Have you ever been asked if you’re a morning person or an evening person? My problem is that I tend to be both. Most days of the week I have early morning engagements, so I get out of bed at the crack of dawn to have coffee with somebody I’m mentoring or to lead a small group. But I also love to read, so most evenings I’m up late plowing through some book. Years ago my college roommate confronted me with the observation that I seem to treat sleep as an enemy to be resisted.

He was right—and this tendency of mine is not a good thing. In fact, it flies in the face of what God’s Word teaches us about sleep (Psalm 127:2): In vain you rise early and stay up late…for he gives sleep to those he loves. That’s a good reminder for me. This emphasis on the importance of sleep—or, in a broader sense, rest—can be found throughout Scripture. If you’ve been following the Scripture Union daily Bible reading schedule, you may have noticed this theme recently in Hebrews 4.

Let me tell you why I caught it. Whenever I read the Bible, there are four things I’m looking for—four observations that I regularly make about a text. In a previous blog, I mentioned the first of these four observations: truths about God. If you’re trying to get something for your life out of the Bible, just ask the question of any passage you’re reading: What does this text teach me about God?

Here’s a second observation to make: repeating words or ideas. If the same word or idea pops up numerous times in a passage, it’s quite likely that this is something God doesn’t want you to miss. So, as I was reading Hebrews 4 (back on April 8, 9), I noticed the word rest being used again and again and again—10 times in all!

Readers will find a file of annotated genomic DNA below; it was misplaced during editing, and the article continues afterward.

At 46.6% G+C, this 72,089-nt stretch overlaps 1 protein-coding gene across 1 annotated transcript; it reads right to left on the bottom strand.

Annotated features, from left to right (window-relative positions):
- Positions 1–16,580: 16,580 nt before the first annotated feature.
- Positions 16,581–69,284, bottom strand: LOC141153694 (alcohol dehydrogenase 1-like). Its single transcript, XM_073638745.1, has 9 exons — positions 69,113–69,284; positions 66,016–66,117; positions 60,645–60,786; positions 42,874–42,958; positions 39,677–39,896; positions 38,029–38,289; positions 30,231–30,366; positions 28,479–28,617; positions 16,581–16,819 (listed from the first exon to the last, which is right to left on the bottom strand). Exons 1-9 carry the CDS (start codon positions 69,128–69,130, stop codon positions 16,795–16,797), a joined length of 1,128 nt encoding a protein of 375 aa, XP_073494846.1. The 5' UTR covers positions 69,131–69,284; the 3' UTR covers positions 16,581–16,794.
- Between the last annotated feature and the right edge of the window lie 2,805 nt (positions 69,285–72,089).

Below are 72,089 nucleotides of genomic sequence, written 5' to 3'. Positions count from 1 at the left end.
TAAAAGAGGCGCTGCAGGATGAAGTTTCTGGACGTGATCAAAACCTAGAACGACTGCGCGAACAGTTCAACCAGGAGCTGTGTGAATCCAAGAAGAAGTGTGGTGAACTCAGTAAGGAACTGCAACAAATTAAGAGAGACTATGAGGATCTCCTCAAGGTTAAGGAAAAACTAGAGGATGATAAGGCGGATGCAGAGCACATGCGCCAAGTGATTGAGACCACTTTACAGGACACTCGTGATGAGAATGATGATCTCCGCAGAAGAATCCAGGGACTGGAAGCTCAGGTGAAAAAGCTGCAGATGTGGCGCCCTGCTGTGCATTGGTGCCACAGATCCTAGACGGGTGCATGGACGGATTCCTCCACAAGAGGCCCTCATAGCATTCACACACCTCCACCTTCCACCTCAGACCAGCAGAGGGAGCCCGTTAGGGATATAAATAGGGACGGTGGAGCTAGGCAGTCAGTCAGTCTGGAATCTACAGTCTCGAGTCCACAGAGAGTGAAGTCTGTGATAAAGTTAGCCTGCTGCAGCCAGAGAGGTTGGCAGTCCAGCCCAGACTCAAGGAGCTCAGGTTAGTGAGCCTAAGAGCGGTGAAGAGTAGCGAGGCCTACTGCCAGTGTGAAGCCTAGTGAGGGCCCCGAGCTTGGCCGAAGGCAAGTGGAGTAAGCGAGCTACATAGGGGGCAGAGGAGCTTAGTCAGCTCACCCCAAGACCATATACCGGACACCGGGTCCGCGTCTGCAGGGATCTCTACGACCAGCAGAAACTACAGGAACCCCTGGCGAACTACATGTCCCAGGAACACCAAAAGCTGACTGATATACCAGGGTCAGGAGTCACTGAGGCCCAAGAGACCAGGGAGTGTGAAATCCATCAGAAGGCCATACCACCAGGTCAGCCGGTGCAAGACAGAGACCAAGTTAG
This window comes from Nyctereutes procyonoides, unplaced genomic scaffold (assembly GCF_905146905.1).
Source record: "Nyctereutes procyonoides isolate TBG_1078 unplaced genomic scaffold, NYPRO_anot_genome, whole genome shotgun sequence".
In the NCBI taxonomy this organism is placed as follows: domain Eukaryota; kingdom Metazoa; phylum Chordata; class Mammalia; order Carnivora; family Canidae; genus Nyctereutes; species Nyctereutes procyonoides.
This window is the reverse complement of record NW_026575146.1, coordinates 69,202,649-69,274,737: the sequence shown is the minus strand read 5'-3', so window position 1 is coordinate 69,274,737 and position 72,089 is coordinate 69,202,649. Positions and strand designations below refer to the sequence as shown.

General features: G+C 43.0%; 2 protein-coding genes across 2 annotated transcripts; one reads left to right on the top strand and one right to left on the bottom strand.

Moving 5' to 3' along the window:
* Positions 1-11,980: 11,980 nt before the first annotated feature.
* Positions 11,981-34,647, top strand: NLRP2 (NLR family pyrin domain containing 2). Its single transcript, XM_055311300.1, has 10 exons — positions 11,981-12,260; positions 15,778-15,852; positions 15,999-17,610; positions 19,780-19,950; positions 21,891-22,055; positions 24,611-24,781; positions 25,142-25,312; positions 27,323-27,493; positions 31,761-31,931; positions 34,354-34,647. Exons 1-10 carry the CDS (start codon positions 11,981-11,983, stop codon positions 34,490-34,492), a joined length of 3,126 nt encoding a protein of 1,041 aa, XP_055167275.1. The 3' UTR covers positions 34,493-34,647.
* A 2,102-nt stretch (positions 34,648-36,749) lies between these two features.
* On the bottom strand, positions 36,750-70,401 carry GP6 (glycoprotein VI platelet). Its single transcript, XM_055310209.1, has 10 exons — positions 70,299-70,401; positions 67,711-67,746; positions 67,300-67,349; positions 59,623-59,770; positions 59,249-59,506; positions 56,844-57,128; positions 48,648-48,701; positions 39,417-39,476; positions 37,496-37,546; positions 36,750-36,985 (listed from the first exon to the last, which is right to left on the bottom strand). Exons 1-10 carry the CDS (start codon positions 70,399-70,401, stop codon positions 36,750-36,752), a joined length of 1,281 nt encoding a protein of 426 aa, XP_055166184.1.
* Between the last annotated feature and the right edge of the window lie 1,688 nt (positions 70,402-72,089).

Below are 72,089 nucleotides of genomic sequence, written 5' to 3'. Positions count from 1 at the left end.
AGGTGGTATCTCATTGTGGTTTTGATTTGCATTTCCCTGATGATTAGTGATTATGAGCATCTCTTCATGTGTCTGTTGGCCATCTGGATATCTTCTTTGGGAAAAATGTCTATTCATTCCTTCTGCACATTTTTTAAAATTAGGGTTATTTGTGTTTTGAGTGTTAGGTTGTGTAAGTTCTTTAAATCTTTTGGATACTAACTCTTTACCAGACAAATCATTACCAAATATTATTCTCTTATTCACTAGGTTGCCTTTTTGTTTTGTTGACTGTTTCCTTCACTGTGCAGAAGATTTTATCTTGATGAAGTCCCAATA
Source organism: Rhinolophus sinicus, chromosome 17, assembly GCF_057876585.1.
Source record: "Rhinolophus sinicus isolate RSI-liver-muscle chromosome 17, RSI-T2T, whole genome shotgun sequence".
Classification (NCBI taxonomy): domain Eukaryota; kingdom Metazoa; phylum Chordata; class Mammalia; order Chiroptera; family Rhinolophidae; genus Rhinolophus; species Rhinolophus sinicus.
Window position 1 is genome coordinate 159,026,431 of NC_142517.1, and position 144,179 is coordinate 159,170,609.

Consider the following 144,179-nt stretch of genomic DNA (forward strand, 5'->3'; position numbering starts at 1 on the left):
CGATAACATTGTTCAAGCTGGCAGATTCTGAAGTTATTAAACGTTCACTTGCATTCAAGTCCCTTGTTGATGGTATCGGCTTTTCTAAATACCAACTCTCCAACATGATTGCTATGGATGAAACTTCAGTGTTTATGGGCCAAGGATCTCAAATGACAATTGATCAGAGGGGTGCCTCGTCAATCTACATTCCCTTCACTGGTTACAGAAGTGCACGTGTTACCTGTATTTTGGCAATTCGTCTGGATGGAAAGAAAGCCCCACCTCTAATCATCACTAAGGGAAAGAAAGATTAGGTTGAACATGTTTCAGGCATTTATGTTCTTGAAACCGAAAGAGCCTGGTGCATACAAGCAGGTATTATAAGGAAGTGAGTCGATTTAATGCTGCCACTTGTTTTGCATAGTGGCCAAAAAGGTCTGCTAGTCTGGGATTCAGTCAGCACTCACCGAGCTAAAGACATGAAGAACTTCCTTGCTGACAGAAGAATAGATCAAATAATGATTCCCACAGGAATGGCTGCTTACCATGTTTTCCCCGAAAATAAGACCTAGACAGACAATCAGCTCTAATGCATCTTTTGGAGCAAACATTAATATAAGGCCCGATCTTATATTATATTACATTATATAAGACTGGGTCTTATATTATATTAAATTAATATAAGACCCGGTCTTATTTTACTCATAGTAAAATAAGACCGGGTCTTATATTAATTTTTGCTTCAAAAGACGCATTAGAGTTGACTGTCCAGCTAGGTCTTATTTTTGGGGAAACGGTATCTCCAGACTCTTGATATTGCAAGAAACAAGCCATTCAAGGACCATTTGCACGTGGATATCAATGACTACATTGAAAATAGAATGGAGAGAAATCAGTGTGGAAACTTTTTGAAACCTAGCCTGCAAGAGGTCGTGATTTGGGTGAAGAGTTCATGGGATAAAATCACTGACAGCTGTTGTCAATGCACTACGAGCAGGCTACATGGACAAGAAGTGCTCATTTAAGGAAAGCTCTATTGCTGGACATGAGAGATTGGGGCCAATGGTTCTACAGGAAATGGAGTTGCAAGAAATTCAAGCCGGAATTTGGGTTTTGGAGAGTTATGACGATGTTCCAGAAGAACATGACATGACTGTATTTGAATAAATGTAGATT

Now, it’s not my intention in today’s blog to give you an extended explanation of what the writer of Hebrews is saying about rest. (Although I would encourage you to read the footnotes in a good study Bible on this topic in Hebrews 4—my NIV Study Bible gave me some helpful insights.) All I want to do in this posting is coach you to become an observant Bible reader by looking for repeating words or ideas. Circle or underline anything you see that pops up more than once.

This kind of observation is easy to make in the book of Hebrews, because repetition is one of the author’s favorite literary devices. Go back to chapter 2 and note the various ways he refers to Jesus’ humanity (v. 9/ he was made lower than the angels for a while; v. 11/ he’s of the same family as us; v. 11, 12/ he calls us brothers and sisters; v. 14/ he too shared in their humanity; v.17/ he had to be made like them, fully human in every way). The writer of Hebrews (inspired by the Holy Spirit) doesn’t want us to miss the fact that Jesus became one of us!

In the first half of Hebrews 3, you’ll also find a handful of repeating words: faithful; house; builder. These are important concepts to observe—and to unpack with the help of your study Bible’s footnotes. In the second half of Hebrews 3, you’ll come across numerous references to heart—specifically, the kind of heart God expects from us.

In Hebrews 5, don’t miss the word priest. In Hebrews 6, make sure you catch promise, hope and patience. In Hebrews 8, note the repetition of covenant. You see how this works? Caution: there won’t always be repeating words or ideas in every passage—but keep your eyes open for them.

In summary, allow me to repeat (pun intended), the first two kinds of observations to make when you’re reading the Bible:

-truths about God

-repeating words or ideas

You might want to list these two categories (and two more to come) on the inside cover of your Bible or journal to help you remember them. And if you enjoy making comments in response to blogs, I invite you to let me (and other readers) know what repeating words or ideas you come across over the next few days of Scripture Union’s Bible reading schedule.

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